Sights and sounds of spring in the Sierra Nevada |

Sights and sounds of spring in the Sierra Nevada

Sarah Hockensmith
Tahoe Institute for Natural Science
Pictured is a Beckwith's Violet.
Will Richardson / Provided by TINS

Spring is in full swing, and in the mountains that not only means longer days and warmer temperatures but also an eruption of singing birds, flowering plants, and busy animals looking for a mate … or mates.

There is a lot to pay attention to in the forests and meadows that surround our homes. Be on the lookout for the many signs that make the season a time of new growth, change and vitality.

By now most of the snow at lower elevation is gone, and the snow line continues to creep up to higher elevations. As snow melts, green plants emerge out of the wet soils. Although many of these plants may have been slowly growing under the snow for weeks prior to the snow melting, once uncovered, the greenery fills the ground and quickly grows taller towards the sky.

Some of the first flowering plants remain low to the ground, however, including various species of yellow buttercups (Ranunculus sp.) and the delicate Beckwith’s Violets (Viola beckwithii); a tiny purple and lavender flower with a yellow interior that emerges at lower elevations.

Quaking Aspens are flowering before they begin to grow their leaves. Take a moment to look closely at these flowers to see the fuzzy stamens protruding out and reaching for the sun. Another plant on display is our famous Snowplant (Sarcodes sanguinea); a scarlet mycoheterotroph, which means the plant parasitizes and feeds from fungi in soil instead of getting its food from the sun.

Not only do the first bright blooms of spring represent the return of green, and the bounty for summer, but also provide beacons of interest for pollinating insects.

Flying insects fill the air, including some of our favorites: butterflies and moths. Here in Tahoe, most butterflies and moths overwinter as caterpillars, with pupa (chrysalises and cocoons) being the next most common strategy. Very few pass the winter as eggs, but a few species do spend the winter as adults hiding in snug, protected places like behind the peeling bark of dead trees. Butterflies that overwinter as adults, include the Mourning Cloak (Nymphalis antiopa) and Zephyr Anglewing (Polygonia gracilis zephyrus).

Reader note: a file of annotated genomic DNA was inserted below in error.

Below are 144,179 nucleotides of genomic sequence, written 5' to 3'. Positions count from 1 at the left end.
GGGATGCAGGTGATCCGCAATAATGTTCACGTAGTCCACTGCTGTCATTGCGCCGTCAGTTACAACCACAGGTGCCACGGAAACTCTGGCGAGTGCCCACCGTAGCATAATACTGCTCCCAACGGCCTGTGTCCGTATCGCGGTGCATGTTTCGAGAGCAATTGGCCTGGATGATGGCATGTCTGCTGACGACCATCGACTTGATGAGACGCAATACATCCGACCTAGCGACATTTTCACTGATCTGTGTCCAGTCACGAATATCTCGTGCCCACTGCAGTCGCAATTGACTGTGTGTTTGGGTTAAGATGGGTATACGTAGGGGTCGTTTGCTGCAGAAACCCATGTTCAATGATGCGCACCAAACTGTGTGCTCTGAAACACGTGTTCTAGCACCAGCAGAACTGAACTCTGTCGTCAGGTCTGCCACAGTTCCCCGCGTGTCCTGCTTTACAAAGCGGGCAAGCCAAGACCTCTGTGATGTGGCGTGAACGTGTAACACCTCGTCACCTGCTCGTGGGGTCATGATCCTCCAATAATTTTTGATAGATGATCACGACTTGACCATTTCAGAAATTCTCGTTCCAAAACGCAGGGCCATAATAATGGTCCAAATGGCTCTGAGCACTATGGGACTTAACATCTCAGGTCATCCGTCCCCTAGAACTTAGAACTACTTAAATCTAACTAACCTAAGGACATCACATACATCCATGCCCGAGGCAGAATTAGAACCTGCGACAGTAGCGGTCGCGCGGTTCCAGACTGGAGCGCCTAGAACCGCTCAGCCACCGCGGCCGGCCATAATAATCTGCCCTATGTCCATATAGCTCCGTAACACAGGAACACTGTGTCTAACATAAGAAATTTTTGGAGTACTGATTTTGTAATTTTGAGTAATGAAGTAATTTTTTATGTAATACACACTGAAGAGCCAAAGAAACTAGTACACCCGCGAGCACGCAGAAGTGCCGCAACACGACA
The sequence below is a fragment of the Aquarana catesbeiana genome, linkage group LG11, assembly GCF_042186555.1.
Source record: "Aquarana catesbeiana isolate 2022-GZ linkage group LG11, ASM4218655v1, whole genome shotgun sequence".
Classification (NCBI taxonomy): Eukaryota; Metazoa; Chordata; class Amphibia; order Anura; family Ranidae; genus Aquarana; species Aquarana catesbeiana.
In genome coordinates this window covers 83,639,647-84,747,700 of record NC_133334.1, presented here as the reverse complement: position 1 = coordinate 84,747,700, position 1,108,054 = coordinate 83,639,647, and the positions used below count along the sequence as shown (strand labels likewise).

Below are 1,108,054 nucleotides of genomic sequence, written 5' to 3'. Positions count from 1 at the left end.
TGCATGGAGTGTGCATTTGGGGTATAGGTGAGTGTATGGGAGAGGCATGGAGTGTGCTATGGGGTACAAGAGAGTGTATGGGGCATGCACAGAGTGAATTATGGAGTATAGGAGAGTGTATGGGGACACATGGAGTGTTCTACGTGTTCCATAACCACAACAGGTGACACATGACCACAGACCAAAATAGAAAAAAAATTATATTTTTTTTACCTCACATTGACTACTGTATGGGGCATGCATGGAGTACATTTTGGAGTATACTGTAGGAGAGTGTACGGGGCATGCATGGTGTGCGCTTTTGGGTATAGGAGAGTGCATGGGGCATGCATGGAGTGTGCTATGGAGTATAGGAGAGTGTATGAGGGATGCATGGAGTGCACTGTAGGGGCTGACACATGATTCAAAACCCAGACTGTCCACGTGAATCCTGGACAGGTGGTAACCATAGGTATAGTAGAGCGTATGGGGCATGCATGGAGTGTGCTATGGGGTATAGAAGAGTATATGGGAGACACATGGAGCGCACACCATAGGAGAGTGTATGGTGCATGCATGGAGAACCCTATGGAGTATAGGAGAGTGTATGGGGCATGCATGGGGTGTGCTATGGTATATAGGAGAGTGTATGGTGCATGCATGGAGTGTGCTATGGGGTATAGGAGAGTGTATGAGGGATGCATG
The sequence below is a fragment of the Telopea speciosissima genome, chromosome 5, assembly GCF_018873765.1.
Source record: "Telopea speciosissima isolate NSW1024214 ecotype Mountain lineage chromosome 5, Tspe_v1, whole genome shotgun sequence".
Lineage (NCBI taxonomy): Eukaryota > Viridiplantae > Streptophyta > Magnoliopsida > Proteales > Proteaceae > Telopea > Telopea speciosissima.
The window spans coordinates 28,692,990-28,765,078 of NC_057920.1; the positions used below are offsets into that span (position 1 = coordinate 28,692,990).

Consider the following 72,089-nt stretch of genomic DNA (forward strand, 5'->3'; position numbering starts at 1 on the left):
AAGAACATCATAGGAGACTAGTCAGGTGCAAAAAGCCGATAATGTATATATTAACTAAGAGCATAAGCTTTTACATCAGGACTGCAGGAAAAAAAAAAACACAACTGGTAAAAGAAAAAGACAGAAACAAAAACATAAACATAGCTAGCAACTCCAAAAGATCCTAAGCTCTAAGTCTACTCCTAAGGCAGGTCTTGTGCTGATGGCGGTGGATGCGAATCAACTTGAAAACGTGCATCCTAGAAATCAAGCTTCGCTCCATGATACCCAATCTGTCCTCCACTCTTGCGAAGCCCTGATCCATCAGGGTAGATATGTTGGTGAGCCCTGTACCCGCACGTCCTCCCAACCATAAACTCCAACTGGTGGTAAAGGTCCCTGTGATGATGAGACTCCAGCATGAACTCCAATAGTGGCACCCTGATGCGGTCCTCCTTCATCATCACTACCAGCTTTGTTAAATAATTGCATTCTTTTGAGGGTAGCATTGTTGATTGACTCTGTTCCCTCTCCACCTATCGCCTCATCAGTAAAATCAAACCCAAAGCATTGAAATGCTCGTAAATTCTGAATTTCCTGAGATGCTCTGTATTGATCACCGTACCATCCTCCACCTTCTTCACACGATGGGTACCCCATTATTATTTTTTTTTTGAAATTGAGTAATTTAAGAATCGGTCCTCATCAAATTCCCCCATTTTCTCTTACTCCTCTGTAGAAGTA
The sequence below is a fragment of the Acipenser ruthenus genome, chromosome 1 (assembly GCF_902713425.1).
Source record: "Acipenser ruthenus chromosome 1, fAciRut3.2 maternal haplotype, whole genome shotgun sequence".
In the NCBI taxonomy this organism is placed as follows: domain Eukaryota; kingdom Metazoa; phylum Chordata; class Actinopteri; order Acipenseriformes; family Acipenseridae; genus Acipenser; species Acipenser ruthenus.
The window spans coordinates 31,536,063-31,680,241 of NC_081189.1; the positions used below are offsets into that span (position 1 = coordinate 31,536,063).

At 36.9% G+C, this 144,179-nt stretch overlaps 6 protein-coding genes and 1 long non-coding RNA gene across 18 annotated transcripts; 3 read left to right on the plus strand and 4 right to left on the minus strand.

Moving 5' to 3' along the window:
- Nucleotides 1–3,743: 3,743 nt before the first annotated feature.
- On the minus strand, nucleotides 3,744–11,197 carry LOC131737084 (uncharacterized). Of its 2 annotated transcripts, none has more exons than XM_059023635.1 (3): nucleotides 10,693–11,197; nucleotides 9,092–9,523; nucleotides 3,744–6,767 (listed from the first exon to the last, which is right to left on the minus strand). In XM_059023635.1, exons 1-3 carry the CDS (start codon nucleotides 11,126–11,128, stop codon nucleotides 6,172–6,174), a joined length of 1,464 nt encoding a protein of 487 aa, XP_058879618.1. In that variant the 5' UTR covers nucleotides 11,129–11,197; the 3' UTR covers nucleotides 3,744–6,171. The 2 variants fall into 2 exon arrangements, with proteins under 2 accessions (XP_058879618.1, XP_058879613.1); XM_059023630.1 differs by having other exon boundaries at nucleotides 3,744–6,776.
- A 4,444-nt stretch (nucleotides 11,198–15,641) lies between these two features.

Once awakened from hibernation, these butterflies search for food in the form of tree sap, old fruit, dung, and nutrient-filled mud. All of these flying insects are important because the larvae are a primary food source for the many birds migrating to and through Tahoe during spring.

One of the most welcoming sounds of spring is the familiar “cheese-bur-ger” song of the Mountain Chickadee (Poecile gambeli), a small gray and black bird with a white eyebrow that stays in Tahoe year-round. However, most bird species that inhabit the lake are seasonal migrants. Though some animal movements and migrations occur throughout the calendar year, the spring migration is most dramatic, breaking the quiet months of winter with the promise of the summer ahead.

Birds that have already arrived to Tahoe to nest include Yellow-headed Blackbird (Xanthocephalus xanthocephalus), barking from the tops of cattails, Osprey (Pandion haliaetus), diving into the lake to feed on fish, and several species of thrushes, singing flutelike melodies in the grass and trees.

The sounds and colors of this season are an invitation to explore the outdoors and witness the vitality of spring, so be sure to get out there and pay attention to the changing beauty that surrounds us in the Sierra Nevada.

This article was provided by the Tahoe Institute for Natural Science (TINS). If you would like to learn more about Tahoe’s natural history, come explore with TINS by joining us on one of our many free nature tours. To learn more, visit us at

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